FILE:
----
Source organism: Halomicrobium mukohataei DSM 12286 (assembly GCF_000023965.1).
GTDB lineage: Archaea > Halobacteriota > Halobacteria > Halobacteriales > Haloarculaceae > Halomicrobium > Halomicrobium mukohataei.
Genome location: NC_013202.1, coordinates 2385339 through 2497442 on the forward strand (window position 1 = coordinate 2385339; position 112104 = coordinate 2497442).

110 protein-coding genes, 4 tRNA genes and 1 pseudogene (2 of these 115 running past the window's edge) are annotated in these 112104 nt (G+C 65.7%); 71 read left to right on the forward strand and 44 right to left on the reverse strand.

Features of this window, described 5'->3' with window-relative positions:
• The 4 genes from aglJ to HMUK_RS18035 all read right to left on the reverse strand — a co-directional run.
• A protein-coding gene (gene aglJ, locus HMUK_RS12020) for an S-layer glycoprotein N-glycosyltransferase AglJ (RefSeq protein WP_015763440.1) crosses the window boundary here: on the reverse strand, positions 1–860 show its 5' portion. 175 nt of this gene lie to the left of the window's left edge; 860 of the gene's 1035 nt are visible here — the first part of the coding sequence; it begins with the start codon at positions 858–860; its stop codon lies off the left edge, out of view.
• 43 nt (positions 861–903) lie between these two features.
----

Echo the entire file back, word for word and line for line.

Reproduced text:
Source organism: Halomicrobium mukohataei DSM 12286 (assembly GCF_000023965.1).
GTDB lineage: Archaea > Halobacteriota > Halobacteria > Halobacteriales > Haloarculaceae > Halomicrobium > Halomicrobium mukohataei.
Genome location: NC_013202.1, coordinates 2385339 through 2497442 on the forward strand (window position 1 = coordinate 2385339; position 112104 = coordinate 2497442).

110 protein-coding genes, 4 tRNA genes and 1 pseudogene (2 of these 115 running past the window's edge) are annotated in these 112104 nt (G+C 65.7%); 71 read left to right on the forward strand and 44 right to left on the reverse strand.

Features of this window, described 5'->3' with window-relative positions:
• The 4 genes from aglJ to HMUK_RS18035 all read right to left on the reverse strand — a co-directional run.
• A protein-coding gene (gene aglJ, locus HMUK_RS12020) for an S-layer glycoprotein N-glycosyltransferase AglJ (RefSeq protein WP_015763440.1) crosses the window boundary here: on the reverse strand, positions 1–860 show its 5' portion. 175 nt of this gene lie to the left of the window's left edge; 860 of the gene's 1035 nt are visible here — the first part of the coding sequence; it begins with the start codon at positions 858–860; its stop codon lies off the left edge, out of view.
• 43 nt (positions 861–903) lie between these two features.